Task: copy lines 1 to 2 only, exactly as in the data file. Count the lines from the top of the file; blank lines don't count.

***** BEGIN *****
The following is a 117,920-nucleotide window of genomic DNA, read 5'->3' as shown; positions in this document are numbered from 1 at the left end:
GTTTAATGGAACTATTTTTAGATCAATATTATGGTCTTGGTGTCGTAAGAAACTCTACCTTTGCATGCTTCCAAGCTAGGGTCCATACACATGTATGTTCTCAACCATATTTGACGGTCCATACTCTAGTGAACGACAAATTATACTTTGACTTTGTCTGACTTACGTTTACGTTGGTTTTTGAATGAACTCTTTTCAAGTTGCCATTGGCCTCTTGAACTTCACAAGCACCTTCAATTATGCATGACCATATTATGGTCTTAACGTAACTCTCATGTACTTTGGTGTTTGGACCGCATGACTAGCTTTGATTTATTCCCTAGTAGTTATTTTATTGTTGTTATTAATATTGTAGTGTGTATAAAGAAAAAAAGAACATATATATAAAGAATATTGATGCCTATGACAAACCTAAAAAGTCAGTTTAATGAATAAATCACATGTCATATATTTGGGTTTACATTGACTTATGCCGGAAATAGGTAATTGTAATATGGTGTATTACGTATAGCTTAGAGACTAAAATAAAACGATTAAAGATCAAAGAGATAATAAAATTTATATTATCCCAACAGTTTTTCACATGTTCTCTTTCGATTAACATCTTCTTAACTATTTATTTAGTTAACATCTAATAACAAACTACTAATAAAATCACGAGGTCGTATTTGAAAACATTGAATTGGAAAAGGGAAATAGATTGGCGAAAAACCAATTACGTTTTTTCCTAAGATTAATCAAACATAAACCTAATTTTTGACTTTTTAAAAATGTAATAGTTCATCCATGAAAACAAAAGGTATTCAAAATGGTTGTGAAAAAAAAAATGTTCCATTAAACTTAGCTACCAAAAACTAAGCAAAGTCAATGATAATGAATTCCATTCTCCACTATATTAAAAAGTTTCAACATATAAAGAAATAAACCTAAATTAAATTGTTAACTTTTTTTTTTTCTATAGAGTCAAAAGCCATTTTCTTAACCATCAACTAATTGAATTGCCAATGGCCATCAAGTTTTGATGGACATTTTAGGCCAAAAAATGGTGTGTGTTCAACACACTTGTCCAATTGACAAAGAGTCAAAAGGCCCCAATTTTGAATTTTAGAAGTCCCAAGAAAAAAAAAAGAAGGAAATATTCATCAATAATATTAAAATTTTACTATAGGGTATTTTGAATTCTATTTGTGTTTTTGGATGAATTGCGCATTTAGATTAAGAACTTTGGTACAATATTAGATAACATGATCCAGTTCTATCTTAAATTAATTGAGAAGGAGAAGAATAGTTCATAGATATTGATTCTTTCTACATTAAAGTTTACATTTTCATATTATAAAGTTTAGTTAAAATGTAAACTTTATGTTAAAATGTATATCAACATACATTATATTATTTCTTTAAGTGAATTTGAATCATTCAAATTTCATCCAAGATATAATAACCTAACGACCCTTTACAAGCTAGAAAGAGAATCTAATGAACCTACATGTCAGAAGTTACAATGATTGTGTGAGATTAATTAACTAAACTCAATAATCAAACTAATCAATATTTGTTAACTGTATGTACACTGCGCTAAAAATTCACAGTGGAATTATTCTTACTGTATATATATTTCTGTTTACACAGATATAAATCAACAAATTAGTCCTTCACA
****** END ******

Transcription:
The following is a 117,920-nucleotide window of genomic DNA, read 5'->3' as shown; positions in this document are numbered from 1 at the left end:
GTTTAATGGAACTATTTTTAGATCAATATTATGGTCTTGGTGTCGTAAGAAACTCTACCTTTGCATGCTTCCAAGCTAGGGTCCATACACATGTATGTTCTCAACCATATTTGACGGTCCATACTCTAGTGAACGACAAATTATACTTTGACTTTGTCTGACTTACGTTTACGTTGGTTTTTGAATGAACTCTTTTCAAGTTGCCATTGGCCTCTTGAACTTCACAAGCACCTTCAATTATGCATGACCATATTATGGTCTTAACGTAACTCTCATGTACTTTGGTGTTTGGACCGCATGACTAGCTTTGATTTATTCCCTAGTAGTTATTTTATTGTTGTTATTAATATTGTAGTGTGTATAAAGAAAAAAAGAACATATATATAAAGAATATTGATGCCTATGACAAACCTAAAAAGTCAGTTTAATGAATAAATCACATGTCATATATTTGGGTTTACATTGACTTATGCCGGAAATAGGTAATTGTAATATGGTGTATTACGTATAGCTTAGAGACTAAAATAAAACGATTAAAGATCAAAGAGATAATAAAATTTATATTATCCCAACAGTTTTTCACATGTTCTCTTTCGATTAACATCTTCTTAACTATTTATTTAGTTAACATCTAATAACAAACTACTAATAAAATCACGAGGTCGTATTTGAAAACATTGAATTGGAAAAGGGAAATAGATTGGCGAAAAACCAATTACGTTTTTTCCTAAGATTAATCAAACATAAACCTAATTTTTGACTTTTTAAAAATGTAATAGTTCATCCATGAAAACAAAAGGTATTCAAAATGGTTGTGAAAAAAAAAATGTTCCATTAAACTTAGCTACCAAAAACTAAGCAAAGTCAATGATAATGAATTCCATTCTCCACTATATTAAAAAGTTTCAACATATAAAGAAATAAACCTAAATTAAATTGTTAACTTTTTTTTTTTCTATAGAGTCAAAAGCCATTTTCTTAACCATCAACTAATTGAATTGCCAATGGCCATCAAGTTTTGATGGACATTTTAGGCCAAAAAATGGTGTGTGTTCAACACACTTGTCCAATTGACAAAGAGTCAAAAGGCCCCAATTTTGAATTTTAGAAGTCCCAAGAAAAAAAAAAGAAGGAAATATTCATCAATAATATTAAAATTTTACTATAGGGTATTTTGAATTCTATTTGTGTTTTTGGATGAATTGCGCATTTAGATTAAGAACTTTGGTACAATATTAGATAACATGATCCAGTTCTATCTTAAATTAATTGAGAAGGAGAAGAATAGTTCATAGATATTGATTCTTTCTACATTAAAGTTTACATTTTCATATTATAAAGTTTAGTTAAAATGTAAACTTTATGTTAAAATGTATATCAACATACATTATATTATTTCTTTAAGTGAATTTGAATCATTCAAATTTCATCCAAGATATAATAACCTAACGACCCTTTACAAGCTAGAAAGAGAATCTAATGAACCTACATGTCAGAAGTTACAATGATTGTGTGAGATTAATTAACTAAACTCAATAATCAAACTAATCAATATTTGTTAACTGTATGTACACTGCGCTAAAAATTCACAGTGGAATTATTCTTACTGTATATATATTTCTGTTTACACAGATATAAATCAACAAATTAGTCCTTCACA